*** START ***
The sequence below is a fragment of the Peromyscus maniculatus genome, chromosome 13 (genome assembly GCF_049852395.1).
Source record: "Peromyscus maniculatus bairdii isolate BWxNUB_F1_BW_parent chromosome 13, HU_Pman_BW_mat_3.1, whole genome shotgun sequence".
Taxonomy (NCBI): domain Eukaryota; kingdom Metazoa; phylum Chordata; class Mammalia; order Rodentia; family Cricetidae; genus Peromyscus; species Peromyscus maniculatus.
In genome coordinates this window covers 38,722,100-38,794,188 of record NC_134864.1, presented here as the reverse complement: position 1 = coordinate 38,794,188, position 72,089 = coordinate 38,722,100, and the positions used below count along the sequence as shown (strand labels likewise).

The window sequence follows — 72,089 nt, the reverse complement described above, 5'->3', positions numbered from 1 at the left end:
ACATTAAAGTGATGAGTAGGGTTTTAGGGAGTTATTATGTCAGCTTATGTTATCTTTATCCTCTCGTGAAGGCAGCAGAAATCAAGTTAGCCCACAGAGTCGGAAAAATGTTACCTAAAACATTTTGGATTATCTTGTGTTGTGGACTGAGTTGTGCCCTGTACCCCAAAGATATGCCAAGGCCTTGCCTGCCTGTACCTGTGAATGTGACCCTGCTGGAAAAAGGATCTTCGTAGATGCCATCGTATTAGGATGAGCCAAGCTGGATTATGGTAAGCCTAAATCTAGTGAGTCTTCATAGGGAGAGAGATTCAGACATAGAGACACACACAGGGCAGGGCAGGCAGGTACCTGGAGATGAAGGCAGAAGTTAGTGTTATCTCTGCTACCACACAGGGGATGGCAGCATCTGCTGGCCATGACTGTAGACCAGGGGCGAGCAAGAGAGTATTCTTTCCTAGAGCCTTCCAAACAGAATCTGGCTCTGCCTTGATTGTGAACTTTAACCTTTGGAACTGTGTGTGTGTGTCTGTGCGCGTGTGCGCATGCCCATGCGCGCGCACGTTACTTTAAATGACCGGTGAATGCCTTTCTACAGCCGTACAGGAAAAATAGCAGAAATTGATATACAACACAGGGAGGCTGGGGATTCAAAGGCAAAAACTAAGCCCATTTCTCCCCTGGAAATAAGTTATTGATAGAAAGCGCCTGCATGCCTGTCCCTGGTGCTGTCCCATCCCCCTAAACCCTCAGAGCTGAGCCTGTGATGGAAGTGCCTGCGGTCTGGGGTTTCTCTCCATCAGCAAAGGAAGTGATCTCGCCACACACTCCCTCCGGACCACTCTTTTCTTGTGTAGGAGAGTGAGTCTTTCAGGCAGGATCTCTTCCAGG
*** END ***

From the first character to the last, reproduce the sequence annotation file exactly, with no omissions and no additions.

The sequence below is a fragment of the Peromyscus maniculatus genome, chromosome 13 (genome assembly GCF_049852395.1).
Source record: "Peromyscus maniculatus bairdii isolate BWxNUB_F1_BW_parent chromosome 13, HU_Pman_BW_mat_3.1, whole genome shotgun sequence".
Taxonomy (NCBI): domain Eukaryota; kingdom Metazoa; phylum Chordata; class Mammalia; order Rodentia; family Cricetidae; genus Peromyscus; species Peromyscus maniculatus.
In genome coordinates this window covers 38,722,100-38,794,188 of record NC_134864.1, presented here as the reverse complement: position 1 = coordinate 38,794,188, position 72,089 = coordinate 38,722,100, and the positions used below count along the sequence as shown (strand labels likewise).

The window sequence follows — 72,089 nt, the reverse complement described above, 5'->3', positions numbered from 1 at the left end:
ACATTAAAGTGATGAGTAGGGTTTTAGGGAGTTATTATGTCAGCTTATGTTATCTTTATCCTCTCGTGAAGGCAGCAGAAATCAAGTTAGCCCACAGAGTCGGAAAAATGTTACCTAAAACATTTTGGATTATCTTGTGTTGTGGACTGAGTTGTGCCCTGTACCCCAAAGATATGCCAAGGCCTTGCCTGCCTGTACCTGTGAATGTGACCCTGCTGGAAAAAGGATCTTCGTAGATGCCATCGTATTAGGATGAGCCAAGCTGGATTATGGTAAGCCTAAATCTAGTGAGTCTTCATAGGGAGAGAGATTCAGACATAGAGACACACACAGGGCAGGGCAGGCAGGTACCTGGAGATGAAGGCAGAAGTTAGTGTTATCTCTGCTACCACACAGGGGATGGCAGCATCTGCTGGCCATGACTGTAGACCAGGGGCGAGCAAGAGAGTATTCTTTCCTAGAGCCTTCCAAACAGAATCTGGCTCTGCCTTGATTGTGAACTTTAACCTTTGGAACTGTGTGTGTGTGTCTGTGCGCGTGTGCGCATGCCCATGCGCGCGCACGTTACTTTAAATGACCGGTGAATGCCTTTCTACAGCCGTACAGGAAAAATAGCAGAAATTGATATACAACACAGGGAGGCTGGGGATTCAAAGGCAAAAACTAAGCCCATTTCTCCCCTGGAAATAAGTTATTGATAGAAAGCGCCTGCATGCCTGTCCCTGGTGCTGTCCCATCCCCCTAAACCCTCAGAGCTGAGCCTGTGATGGAAGTGCCTGCGGTCTGGGGTTTCTCTCCATCAGCAAAGGAAGTGATCTCGCCACACACTCCCTCCGGACCACTCTTTTCTTGTGTAGGAGAGTGAGTCTTTCAGGCAGGATCTCTTCCAGG